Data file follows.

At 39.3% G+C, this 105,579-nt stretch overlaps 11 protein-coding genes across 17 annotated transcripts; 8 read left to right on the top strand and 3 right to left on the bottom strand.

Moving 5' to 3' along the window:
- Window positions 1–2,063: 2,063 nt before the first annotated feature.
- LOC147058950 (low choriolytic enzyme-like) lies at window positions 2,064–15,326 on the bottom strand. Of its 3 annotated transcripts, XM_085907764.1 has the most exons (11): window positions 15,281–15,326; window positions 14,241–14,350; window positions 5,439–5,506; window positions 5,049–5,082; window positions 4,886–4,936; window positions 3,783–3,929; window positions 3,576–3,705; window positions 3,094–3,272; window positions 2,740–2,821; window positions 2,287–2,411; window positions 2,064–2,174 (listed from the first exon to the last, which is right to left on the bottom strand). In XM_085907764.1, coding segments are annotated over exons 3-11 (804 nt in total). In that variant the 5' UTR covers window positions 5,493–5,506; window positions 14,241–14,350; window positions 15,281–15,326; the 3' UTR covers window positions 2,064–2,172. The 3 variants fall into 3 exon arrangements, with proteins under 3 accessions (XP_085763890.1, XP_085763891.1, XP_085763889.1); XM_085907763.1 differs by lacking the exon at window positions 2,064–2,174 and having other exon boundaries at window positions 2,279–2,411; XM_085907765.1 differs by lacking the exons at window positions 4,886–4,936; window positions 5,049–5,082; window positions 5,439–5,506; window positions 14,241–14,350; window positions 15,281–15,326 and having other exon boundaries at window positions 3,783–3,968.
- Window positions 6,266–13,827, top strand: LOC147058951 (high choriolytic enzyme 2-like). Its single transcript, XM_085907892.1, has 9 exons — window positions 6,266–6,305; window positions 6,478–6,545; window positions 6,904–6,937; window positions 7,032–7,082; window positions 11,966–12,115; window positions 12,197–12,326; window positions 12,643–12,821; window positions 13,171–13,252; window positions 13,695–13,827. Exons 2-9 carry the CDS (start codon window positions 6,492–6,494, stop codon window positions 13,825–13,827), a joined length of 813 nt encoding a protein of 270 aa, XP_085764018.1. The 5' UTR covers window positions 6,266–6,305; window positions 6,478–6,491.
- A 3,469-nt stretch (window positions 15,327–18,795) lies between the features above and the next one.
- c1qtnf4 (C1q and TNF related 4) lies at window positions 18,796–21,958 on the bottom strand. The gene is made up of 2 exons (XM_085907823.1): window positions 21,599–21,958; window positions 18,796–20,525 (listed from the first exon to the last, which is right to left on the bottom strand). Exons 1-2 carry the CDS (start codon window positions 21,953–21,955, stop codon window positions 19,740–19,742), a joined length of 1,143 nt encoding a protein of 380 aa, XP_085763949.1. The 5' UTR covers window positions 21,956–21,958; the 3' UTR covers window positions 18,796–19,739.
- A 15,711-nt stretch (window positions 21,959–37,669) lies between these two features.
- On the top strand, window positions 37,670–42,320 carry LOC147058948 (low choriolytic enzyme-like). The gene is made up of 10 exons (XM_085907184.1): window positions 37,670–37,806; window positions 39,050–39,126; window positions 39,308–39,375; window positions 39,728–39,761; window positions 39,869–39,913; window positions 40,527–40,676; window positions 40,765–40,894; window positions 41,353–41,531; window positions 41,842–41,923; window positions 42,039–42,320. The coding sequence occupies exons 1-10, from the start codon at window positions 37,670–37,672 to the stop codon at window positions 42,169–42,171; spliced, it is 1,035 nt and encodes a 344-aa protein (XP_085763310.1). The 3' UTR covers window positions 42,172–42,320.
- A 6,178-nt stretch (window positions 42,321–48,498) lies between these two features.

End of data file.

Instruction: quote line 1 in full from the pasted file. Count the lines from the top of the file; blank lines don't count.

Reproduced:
At 39.3% G+C, this 105,579-nt stretch overlaps 11 protein-coding genes across 17 annotated transcripts; 8 read left to right on the top strand and 3 right to left on the bottom strand.